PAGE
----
How close is too close: Painting and Stealing

The Hype World saw quite a bit of ruckus last week between two artists: Jason Freeny and KAWS. You can read all about it here:

  via Highsnobiety
via Highsnobiety

I can understand why KAWS left these comments below Freenys image.

He is afraid people will think this is an official collaboration and he tries to protect his brand. Especially after Freeny stepped on KAWS toes before, releasing a set of dissecting Legos in the exact same colour ways as KAWS did his companions.

Yet, Freenys work is all about dissecting famous characters, so KAWS could be just flattered that Freeny picked the Companion after dissecting other famous shapes like the Koons Balloon Dog, Barbie or the Lego people.

Here is my review of the original KAWS dissected toy:

With leaving these emotional comments KAWS opened himself up to a bigger conversation about the validity of his OWN work: How can somebody like him who HIMSELF appropriated famous works of other people, be mad at Jason Freeny for doing the same? KAWS jumped off the Mickey Mouse shape as much as Freeny does remixing the Companion!

This leads me to more questions about where the line should be drawn between riffing off an idea or artwork and just flat out stealing something that isn’t yours to take.

And how valid can you be as an artist if you are just stealing other peoples ideas and style?

The Graffiti world has very clear rules when it comes to this issue: If you steal someones style you are deemed a “Biter”.

 

To Bite: To copy another writer’s style. This is considered a no-no and is looked down upon, even though writers often borrow imagery from cartoons and comics.

– Graffiti.Org

 

Yet, most creative people started out riffing off other peoples work and later develop their own style. Closing off your mind from what came before really hinders innovation and progress. Plus: If you just LOVE painting Stormtroopers, why should you be forbidden to do so?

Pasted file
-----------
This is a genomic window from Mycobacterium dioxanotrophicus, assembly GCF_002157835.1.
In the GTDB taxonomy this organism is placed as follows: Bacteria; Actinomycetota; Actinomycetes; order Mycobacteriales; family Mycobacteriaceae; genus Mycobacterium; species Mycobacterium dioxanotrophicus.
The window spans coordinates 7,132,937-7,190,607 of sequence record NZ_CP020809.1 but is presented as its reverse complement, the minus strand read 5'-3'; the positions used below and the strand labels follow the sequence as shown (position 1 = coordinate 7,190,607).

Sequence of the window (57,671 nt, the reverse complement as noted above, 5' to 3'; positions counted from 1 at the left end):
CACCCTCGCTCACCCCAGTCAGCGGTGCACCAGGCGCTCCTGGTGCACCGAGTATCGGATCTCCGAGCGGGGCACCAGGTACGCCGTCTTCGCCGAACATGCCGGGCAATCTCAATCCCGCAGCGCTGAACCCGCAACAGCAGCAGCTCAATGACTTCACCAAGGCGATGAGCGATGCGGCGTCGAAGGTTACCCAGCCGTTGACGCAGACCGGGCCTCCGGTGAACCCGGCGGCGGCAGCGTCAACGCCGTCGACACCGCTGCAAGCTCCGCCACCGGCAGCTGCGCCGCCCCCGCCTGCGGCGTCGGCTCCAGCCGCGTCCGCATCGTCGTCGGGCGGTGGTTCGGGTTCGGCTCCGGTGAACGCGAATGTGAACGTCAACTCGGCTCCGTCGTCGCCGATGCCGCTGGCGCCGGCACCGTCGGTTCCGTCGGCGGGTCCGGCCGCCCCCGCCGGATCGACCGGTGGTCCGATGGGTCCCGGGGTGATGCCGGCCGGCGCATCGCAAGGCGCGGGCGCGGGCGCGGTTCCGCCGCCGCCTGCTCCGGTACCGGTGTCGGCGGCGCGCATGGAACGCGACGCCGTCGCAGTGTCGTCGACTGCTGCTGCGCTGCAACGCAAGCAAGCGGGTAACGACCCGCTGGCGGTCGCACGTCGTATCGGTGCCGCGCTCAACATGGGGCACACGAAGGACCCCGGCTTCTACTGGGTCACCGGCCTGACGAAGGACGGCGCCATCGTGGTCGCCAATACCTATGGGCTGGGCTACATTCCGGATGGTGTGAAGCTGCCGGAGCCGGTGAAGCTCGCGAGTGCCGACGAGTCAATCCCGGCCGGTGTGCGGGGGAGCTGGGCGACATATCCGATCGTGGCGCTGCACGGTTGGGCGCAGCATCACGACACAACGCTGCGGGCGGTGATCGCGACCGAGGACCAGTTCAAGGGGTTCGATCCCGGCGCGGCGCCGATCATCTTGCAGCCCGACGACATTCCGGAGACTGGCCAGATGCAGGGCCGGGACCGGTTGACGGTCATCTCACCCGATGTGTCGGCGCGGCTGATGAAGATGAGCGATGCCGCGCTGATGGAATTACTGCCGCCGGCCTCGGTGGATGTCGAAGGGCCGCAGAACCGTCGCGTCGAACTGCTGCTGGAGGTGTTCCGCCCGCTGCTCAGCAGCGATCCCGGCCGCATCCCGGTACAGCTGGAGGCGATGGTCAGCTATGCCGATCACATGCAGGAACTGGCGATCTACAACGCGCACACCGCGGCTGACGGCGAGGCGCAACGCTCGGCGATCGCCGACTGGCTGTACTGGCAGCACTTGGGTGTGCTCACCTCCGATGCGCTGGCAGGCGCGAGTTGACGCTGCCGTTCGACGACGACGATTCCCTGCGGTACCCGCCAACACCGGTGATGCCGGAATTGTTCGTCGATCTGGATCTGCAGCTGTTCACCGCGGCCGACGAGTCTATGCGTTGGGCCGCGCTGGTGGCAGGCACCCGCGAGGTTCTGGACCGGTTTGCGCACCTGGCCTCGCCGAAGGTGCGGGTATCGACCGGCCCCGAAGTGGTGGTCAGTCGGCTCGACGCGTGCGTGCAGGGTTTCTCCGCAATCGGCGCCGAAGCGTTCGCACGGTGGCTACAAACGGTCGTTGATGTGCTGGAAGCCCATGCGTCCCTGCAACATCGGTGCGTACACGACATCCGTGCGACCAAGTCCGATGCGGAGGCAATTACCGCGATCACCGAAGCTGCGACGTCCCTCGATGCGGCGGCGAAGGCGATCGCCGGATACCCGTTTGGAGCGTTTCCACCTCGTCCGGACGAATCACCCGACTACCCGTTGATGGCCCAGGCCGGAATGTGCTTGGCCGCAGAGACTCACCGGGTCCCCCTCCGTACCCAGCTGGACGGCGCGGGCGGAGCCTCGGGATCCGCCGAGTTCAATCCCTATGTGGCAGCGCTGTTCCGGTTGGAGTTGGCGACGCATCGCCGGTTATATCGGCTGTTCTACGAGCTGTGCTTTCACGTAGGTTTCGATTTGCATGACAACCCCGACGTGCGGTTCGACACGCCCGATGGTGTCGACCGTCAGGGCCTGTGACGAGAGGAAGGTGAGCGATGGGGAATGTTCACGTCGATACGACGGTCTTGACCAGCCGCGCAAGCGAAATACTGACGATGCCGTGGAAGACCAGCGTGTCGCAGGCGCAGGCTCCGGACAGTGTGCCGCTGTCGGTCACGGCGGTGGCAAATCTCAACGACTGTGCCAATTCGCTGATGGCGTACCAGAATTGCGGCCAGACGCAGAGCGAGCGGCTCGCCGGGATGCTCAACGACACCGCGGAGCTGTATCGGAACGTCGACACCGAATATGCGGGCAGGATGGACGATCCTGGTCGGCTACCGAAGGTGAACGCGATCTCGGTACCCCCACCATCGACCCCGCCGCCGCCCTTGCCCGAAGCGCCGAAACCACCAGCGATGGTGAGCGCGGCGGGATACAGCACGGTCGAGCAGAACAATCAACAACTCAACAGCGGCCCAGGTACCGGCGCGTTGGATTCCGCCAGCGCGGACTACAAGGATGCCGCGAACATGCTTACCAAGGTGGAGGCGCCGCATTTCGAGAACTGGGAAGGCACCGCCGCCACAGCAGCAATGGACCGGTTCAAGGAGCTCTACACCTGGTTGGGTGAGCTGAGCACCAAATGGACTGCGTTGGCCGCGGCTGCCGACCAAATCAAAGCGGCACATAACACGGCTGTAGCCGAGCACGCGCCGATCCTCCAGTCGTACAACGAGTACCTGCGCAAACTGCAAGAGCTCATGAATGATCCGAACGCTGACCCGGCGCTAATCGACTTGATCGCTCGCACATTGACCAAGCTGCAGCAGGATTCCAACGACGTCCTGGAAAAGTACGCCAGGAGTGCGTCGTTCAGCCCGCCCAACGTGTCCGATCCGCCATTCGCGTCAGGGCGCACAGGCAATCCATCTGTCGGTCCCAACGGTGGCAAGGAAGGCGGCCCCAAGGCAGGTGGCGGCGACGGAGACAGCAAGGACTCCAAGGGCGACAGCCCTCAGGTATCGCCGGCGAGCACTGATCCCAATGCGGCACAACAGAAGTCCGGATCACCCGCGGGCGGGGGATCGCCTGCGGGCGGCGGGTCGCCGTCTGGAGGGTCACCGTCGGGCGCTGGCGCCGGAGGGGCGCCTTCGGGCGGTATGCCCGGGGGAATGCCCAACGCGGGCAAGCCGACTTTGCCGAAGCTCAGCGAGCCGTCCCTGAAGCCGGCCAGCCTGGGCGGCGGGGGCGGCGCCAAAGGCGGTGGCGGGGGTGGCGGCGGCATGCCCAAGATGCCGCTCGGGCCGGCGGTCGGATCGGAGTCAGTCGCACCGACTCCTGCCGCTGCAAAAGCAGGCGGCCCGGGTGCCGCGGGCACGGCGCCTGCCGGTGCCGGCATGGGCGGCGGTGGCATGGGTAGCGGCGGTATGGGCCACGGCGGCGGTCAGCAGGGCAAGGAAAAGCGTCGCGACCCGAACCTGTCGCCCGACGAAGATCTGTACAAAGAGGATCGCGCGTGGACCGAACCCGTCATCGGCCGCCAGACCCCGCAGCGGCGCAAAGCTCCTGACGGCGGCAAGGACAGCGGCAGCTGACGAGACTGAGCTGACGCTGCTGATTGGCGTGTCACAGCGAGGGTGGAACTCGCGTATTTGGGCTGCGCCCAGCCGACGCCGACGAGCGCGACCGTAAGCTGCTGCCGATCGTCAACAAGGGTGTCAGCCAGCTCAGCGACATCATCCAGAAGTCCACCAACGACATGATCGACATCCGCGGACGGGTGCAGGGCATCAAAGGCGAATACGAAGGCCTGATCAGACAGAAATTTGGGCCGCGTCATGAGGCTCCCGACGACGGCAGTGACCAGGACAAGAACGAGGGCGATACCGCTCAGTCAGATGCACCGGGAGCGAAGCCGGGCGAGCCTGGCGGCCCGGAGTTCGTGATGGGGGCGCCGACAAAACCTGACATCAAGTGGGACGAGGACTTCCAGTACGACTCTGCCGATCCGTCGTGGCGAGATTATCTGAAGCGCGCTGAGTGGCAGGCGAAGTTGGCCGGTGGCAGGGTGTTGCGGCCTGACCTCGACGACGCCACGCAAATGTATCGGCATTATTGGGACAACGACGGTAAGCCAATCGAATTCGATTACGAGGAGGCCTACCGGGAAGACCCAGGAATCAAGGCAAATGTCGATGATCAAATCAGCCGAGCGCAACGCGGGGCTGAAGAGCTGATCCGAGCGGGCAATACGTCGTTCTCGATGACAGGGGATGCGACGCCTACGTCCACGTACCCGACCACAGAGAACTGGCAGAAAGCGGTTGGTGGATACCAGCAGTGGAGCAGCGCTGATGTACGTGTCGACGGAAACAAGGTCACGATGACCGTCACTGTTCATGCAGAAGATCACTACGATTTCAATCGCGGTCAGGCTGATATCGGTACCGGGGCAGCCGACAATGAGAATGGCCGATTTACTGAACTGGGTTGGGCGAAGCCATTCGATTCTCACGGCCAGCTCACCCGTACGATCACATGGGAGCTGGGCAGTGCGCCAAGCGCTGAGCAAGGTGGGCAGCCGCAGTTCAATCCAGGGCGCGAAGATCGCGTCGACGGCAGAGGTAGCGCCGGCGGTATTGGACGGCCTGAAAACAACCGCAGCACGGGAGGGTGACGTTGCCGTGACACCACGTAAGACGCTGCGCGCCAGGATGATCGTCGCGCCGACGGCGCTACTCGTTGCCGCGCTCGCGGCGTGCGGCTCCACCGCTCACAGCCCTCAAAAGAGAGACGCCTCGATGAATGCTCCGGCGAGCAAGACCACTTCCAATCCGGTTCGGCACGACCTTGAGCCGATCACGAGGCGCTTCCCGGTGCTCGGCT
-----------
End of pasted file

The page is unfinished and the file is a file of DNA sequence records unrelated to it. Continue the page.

“Nothing is original. Steal from anywhere that resonates with inspiration or fuels your imagination. Devour old films, new films, music, books, paintings, photographs, poems, dreams, random conversations, architecture, bridges, street signs, trees, clouds, bodies of water, light and shadows. Select only things to steal from that speak directly to your soul. If you do this, your work (and theft) will be authentic.”

– Jim Jarmusch

 

Being it Hip Hop sampling hits of the 70ties, Pop Art riffing off everyday brands or Street Artists aping the style of their contemporaries, it can be hard to draw the line between just stealing somebody else’s hard work and creating something new out of something old!

 

Tell the truth, James Brown was old
‘Til Eric and Ra came out with “I Got Soul”
Rap brings back old R&B
And if we would not, people could’ve forgot

– Stetsasonic “Talking all that jazz”

 

Let’s discuss some of the big examples of appropriation to maybe get closer to the truth:

1907 – “The Fountain” by Duchamp

This piece caused massive outrage at the time but works for me because Duchamp was the first acknowledging that mundane objects can be viewed as art, and that art is dependent on the context. He didn’t even sculpt it but bought it in a shop.

So yes, it’s a regular pissoir designed by someone else. But signing it and putting it into an art show totally catches the viewer off guard, hence turning it into an art piss ehhh PIECE! 

1964 – “Brillo Box” by Andy Warhol

Personally I feel this is an updated version of Duchamps fountain: Warhol, being a commercial illustrator, highlights the beauty of a common object.

This time Warhol didn’t just put the original box, but recreated the item faithfully himself. Still, it’s not his design and he bootlegs the original packaging.

 

“With his Brillo boxes there is a degree of removal from actual boxes and they become an object that is not really a box. In a sense they are an illusion of a box and that places them in the realm of art.”